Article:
Klaus Weinhauer compares social movements in two cities, Hamburg and Chicago, in a "glocal" perspective. In Hamburg local food protests mark the surfacing of localized social movements. Consumer protests and strikes from 1917 onwards transcended local boundaries, and were translocally interlinked with each other. Social movements reconfigured urban space as well as industrial space. In contrast to Hamburg, Weinhauer explains, in Chicago there was a broader spectrum of collective social actors. Voluntary organizations (clubs, churches) organized many aspects of public life and delivered social services. Localized working-class voluntarism not only bred 'good' socially integrative institutions, but powerful and violent social movements were forged which instigated many events of "outright mob violence". Violence often directed against African-Americans was a constitutive element of social order. Weinhauer summarizes that World War I spawned a plethora of localized perceptions, of collective actions and of social movements, which also shaped the course of the Russian Revolution. The latter globally created hopes for revolution but also unleashed deep-rooted fears of revolution, communism, anarchism and syndicalism, which materialized quite differently at local levels.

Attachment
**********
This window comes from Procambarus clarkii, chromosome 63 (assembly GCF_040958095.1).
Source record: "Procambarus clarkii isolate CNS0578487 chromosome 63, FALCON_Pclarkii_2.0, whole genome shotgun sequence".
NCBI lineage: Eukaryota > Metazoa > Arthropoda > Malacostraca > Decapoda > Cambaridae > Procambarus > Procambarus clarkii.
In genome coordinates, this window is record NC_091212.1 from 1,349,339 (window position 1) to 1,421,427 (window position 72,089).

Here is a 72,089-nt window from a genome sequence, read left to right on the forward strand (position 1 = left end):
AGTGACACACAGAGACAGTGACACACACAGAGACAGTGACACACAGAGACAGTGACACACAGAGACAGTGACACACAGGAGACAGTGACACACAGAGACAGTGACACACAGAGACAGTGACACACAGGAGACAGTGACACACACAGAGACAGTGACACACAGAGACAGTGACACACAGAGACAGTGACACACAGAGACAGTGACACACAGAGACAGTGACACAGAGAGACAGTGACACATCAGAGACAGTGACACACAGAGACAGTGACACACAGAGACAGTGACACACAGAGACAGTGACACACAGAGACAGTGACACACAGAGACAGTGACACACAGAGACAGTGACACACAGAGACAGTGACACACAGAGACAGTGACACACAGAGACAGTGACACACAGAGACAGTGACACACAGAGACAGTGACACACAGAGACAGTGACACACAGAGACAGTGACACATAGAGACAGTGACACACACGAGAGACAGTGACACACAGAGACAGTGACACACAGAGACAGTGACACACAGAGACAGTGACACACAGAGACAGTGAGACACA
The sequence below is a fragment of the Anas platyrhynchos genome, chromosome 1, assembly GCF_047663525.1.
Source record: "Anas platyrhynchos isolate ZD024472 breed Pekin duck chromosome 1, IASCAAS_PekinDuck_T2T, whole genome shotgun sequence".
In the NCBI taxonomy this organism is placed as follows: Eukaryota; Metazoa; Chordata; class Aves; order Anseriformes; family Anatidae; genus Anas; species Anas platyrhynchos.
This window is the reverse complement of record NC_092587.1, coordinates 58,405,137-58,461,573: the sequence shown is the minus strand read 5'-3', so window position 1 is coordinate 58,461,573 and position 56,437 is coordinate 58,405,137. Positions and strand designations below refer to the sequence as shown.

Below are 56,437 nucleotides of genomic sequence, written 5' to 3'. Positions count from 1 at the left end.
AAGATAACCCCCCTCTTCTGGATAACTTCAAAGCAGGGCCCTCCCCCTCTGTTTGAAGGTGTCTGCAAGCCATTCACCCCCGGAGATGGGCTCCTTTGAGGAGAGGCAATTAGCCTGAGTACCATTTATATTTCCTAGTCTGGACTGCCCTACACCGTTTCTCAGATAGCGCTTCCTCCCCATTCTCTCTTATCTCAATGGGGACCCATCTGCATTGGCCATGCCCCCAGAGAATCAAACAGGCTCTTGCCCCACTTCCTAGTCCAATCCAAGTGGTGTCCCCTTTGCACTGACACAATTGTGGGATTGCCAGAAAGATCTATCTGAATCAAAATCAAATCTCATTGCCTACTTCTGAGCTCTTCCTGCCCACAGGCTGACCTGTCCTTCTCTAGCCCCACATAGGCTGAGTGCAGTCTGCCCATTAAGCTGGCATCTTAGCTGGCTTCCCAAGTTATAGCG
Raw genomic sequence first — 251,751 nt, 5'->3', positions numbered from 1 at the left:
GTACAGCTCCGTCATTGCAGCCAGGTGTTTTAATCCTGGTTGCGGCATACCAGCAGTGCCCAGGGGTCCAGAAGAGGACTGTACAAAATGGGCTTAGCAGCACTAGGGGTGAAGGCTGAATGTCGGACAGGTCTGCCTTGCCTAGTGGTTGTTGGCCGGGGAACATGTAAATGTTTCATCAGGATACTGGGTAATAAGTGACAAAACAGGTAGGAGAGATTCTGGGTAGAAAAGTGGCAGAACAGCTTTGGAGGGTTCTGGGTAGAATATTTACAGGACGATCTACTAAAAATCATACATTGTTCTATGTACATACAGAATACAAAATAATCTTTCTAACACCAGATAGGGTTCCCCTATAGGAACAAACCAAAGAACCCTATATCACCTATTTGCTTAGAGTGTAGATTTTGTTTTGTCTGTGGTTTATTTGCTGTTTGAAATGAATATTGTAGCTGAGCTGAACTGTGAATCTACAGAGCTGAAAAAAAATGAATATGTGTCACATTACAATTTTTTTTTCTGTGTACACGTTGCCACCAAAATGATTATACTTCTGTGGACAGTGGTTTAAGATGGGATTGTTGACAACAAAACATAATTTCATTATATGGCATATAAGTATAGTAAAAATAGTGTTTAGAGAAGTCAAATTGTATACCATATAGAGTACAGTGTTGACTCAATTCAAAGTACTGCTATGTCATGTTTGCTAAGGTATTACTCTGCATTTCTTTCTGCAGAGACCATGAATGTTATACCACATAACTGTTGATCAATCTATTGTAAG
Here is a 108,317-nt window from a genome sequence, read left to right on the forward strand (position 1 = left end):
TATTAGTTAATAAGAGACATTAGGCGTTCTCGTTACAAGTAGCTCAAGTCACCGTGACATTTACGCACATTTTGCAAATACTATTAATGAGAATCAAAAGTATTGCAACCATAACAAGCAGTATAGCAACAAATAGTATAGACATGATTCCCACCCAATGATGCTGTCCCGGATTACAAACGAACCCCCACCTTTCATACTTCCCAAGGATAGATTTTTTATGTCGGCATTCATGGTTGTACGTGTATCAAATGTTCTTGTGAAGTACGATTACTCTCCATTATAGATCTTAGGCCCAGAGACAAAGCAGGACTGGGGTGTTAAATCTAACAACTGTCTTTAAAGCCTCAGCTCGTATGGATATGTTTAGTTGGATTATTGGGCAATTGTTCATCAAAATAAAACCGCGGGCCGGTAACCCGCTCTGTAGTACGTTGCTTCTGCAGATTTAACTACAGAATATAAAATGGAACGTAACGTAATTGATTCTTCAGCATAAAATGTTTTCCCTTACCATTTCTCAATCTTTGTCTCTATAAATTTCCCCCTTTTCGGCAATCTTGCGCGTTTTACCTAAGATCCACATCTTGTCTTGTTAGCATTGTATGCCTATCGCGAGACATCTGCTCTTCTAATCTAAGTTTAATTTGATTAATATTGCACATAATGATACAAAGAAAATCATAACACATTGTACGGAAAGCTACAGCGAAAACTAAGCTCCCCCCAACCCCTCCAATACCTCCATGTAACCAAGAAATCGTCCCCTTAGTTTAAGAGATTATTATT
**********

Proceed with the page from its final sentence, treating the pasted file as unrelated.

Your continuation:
The fifth and final section of this volume addresses the important dimension of cultural change that accompanied the revolutionary post-war era. Scholars have long argued that adherents to Dada sought to counterpoise the turmoil of the First World War and the Revolution of 1917 through an inherently incoherent and irrational view of the world. David Hopkins seeks to think through the extent to which this irrationalism was in itself political. Analyzing the work and ideas of key Dada figures, the chapter argues that the Dadaists' willful transgression of boundaries and fascination with flux speaks of a particular attitude that is both political and aesthetic. Rather than looking at the transgressions of categories or limits within Dada productions, the article considers Dada's disdain for geographical borders in the way that it constituted itself as an art movement. Dada was never comfortable staying in one place, and it did everything in its power to move beyond borders. After its initial incarnations in Zurich and Berlin, it sprang up in locations around the world, while Dadaists moved around with a complete disdain for any sense of 'belonging'. This favoring of the condition of rootlessness and border positions also is reflected in Dada artwork, in particular in its collage aesthetics and contempt for demarcation of region and ideology. That in spite of such a refusal of conceptual positionality Dada was nonetheless able to develop a revolutionary aesthetics was, the chapter concludes, the result of a fusing of satire and aesthetic experimentalism through the carnivalesque. In the carnival's satirical reversals of, for example, gender designations and social structures, Dada discovered a viable aesthetics of revolution.